"OK, honey, here's the latest scoop." Joyce Bonk strolled out of her office and into her bay-view living room. She had her husband's attention.
COOS BAY — "OK, honey, here's the latest scoop."
Joyce Bonk strolled out of her office and into her bay-view living room. She had her husband's attention.
"I don't think she'll run with the kid."
It was long-awaited good news for the private investigators' pending case. The Bonks had lost sleep the night before.
Bonk and Bonk lose sleep over many of their cases, whether routine child custody or a cold-case murder trial.
"You have to know every piece of a case, every element," Joyce Bonk said. 'You're working with it 24 hours a day, you're sleeping with it."
Sometimes the answer to a case comes to her in the middle of the night, she said. Fortunately, her partner in investigations is also her partner in life.
"I'll say, 'Robert, wake up, I thought of something.' He'll say, 'Can't it wait until six when we're having coffee?' And I'll say, 'No,'" Joyce Bonk said.
Joyce and Robert Bonk conduct investigations for local lawyers out of their home on Cape Arago Highway, highly visible to motorists with its metal gate and 'Bonk & Bonk Investigations" sign near the road.
Robert Bonk picked the name.
"Bob said, 'You're Bonk and I'm Bonk,'" Joyce Bonk said.
Robert Bonk nodded and chuckled.
"Well, you go by attorneys' offices and they have all those names to impress people, so I thought why can't we do that?" Robert Bonk said.
In the legal system, a private investigator does the same job for defense lawyers that police do for the district attorney. The Bonks performed that role in the recent trial of Nick McGuffin, convicted of manslaughter in the 2000 death of Leah Freeman in Coquille.
Joyce and Robert Bonk became private investigators in 1992, shortly after moving to Coos County. Both are retired from other careers in California.
Joyce Bonk has worked for a school district and a police department and even owned a feed and seed store. That's where she met Robert Bonk in 1986. He was a retired firefighter from Los Angeles and longtime commercial fisherman.
He didn't think she knew her grass seed. So after a late-night dinner on a California beach, he started to help her run the store.
They married in 1988, bought a motor home in 1992 and started traveling up the Pacific Coast. They got as far Charleston when they saw a for-sale sign on a bay-view lot with a small, run-down house.
"He said, 'You know what? I can do something with this place,' " Joyce Bonk said.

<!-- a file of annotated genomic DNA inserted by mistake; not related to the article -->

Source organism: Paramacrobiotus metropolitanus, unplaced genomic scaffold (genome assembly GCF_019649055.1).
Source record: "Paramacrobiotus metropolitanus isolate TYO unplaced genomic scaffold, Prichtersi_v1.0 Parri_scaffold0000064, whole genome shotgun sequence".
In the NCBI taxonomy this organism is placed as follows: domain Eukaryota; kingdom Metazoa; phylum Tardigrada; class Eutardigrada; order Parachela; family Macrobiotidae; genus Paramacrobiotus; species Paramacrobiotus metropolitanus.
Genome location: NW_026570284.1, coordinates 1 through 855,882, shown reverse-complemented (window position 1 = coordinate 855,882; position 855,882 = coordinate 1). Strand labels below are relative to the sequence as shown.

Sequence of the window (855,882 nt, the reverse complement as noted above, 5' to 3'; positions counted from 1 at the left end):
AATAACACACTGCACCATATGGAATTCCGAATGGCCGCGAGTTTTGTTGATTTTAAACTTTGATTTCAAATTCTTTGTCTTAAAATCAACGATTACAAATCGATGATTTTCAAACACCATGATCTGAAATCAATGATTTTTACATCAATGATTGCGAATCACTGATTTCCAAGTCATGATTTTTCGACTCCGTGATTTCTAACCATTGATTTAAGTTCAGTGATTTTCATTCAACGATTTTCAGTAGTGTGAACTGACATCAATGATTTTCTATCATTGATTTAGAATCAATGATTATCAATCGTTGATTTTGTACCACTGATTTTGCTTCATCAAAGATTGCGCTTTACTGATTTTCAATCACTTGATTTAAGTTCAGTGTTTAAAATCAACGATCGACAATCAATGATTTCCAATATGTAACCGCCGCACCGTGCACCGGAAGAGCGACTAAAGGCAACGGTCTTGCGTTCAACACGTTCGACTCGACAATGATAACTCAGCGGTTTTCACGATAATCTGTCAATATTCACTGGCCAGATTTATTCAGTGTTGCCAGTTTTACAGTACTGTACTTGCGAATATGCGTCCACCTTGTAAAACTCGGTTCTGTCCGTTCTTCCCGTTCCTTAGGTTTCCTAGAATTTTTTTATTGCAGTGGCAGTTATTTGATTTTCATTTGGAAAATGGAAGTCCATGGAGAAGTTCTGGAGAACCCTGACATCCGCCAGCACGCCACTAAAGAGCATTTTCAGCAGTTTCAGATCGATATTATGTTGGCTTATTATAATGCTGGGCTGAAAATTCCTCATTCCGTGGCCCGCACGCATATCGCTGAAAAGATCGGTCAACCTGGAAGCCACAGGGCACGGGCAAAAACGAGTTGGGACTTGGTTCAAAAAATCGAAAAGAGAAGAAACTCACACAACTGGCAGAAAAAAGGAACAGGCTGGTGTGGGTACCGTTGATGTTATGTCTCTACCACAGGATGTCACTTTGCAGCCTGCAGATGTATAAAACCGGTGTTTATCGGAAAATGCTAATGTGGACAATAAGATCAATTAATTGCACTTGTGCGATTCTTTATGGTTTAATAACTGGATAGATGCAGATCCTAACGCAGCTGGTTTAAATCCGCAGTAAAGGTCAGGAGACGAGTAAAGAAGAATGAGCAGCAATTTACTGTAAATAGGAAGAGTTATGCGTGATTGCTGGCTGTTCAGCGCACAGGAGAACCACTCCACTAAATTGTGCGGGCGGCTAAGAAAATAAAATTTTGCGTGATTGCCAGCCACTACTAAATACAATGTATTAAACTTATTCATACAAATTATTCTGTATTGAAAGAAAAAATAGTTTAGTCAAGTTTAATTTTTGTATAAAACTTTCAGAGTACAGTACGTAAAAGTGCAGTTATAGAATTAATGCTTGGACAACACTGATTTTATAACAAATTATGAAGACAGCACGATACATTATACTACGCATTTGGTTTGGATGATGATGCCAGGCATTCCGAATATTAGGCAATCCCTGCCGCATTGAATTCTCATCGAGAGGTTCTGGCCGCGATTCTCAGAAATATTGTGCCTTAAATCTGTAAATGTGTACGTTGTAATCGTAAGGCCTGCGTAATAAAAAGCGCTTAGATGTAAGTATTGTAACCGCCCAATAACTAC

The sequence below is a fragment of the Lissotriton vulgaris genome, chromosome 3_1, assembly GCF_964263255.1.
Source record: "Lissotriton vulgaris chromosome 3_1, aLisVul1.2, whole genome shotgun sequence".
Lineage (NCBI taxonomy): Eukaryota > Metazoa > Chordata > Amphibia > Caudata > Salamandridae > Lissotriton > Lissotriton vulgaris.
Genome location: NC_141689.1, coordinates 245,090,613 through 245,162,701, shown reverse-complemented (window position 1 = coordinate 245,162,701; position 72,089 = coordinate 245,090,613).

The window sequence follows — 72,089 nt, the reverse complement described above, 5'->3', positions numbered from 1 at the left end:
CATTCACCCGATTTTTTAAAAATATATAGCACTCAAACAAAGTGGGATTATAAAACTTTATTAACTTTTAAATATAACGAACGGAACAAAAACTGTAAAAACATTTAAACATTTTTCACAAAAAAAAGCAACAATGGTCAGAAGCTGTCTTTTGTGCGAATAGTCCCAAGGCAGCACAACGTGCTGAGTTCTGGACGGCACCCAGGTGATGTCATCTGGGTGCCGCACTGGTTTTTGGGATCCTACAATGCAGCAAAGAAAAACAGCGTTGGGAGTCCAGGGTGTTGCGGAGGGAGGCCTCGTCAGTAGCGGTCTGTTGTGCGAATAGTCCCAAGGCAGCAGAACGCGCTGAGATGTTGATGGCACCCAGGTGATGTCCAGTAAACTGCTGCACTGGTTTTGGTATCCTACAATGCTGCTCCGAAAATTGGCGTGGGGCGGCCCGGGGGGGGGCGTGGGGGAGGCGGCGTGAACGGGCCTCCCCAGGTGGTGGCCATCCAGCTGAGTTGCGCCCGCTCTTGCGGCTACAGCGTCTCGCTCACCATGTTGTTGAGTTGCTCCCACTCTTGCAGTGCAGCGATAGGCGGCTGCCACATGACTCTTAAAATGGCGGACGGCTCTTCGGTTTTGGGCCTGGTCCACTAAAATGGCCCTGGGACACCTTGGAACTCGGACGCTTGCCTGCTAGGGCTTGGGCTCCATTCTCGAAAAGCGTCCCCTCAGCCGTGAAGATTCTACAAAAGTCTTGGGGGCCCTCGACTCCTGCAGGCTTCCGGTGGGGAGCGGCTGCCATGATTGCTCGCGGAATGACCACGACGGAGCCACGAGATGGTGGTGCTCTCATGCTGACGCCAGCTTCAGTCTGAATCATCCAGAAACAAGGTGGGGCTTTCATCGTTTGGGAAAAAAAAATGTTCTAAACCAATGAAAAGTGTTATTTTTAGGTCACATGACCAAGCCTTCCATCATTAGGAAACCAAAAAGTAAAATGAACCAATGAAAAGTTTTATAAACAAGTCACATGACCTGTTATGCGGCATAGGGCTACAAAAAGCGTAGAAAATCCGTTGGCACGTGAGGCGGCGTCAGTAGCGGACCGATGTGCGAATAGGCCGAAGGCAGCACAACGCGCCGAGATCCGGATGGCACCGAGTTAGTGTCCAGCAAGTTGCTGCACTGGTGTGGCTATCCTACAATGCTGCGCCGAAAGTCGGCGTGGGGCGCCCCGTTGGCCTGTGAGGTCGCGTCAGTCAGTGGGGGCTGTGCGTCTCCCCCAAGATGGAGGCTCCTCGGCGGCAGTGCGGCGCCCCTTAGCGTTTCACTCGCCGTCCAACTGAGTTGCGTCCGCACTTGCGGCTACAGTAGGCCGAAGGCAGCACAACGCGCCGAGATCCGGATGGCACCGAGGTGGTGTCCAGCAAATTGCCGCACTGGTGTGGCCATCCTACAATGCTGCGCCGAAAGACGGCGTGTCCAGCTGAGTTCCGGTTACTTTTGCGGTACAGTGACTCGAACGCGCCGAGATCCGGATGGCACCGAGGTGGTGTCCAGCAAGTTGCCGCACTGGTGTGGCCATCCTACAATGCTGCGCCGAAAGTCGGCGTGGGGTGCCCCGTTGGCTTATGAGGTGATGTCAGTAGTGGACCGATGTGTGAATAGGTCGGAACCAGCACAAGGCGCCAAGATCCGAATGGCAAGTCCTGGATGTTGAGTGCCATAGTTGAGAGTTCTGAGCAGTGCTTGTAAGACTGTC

The Bonks moved their motor home onto the property, and Robert Bonk started building a house.
"Joyce said, 'If I earn the money, can you build it?' I said, 'Sure,'" Robert Bonk said.
Concern about previous drug dealing on their new property prompted a wrought-iron fence and gate. While they were putting up the fence, a local lawyer stopped by. He asked some strange questions about how the Bonks would handle various situations — then asked them to do a job for him.
Almost 20 years later, the Bonks handle between one and five cases at a time. Robert Bonk is 78 years old. His wife isn't saying.
Joyce Bonk takes the lead on the investigations — Robert Bonk is just now learning to type. But she is quick to point out that her husband sees things that she doesn't.
While investigating an alleged stabbing, the Bonks went to the crime scene together. Robert Bonk noticed immediately that the homeowners had decorated the ground with oyster shells.
"He said, 'I can tell you what happened here,'" Joyce Bonk said. During a tussle the victim fell into the oyster shells, which cut him up. Not a knife.
Bonk and Bonk don't always charge for their services, if a deserving client runs out of money. One man paid by building a deck rail.
"If we charged for everything we do, no one would be able to afford us," Joyce Bonk said with a laugh.
Gifts from grateful clients are scattered around their house. A wooden sculpture on the wall, a vase in the corner, a candle on the table. Kathy McGuffin made the candle as a thank-you for the Bonks' many sleepless nights during her son's case.
Along with working together, the Bonks say they enjoy married life. Both were married before, and both lost children.
Robert Bonk fishes and tends the vegetables in his greenhouse. His wife gravitates toward animals. Before she met Robert, she had an exotic animal farm in California. For a while, she kept a pair of emus.
"They were her emus, and they had to be fed two times a day, rain or shine," Robert Bonk said. "And no matter how hard it was raining, she'd say, 'Bob, go feed the emus.'"
They both laughed.
"We sure have had a lot of fun being married to each other," Robert Bonk said. 'We really have."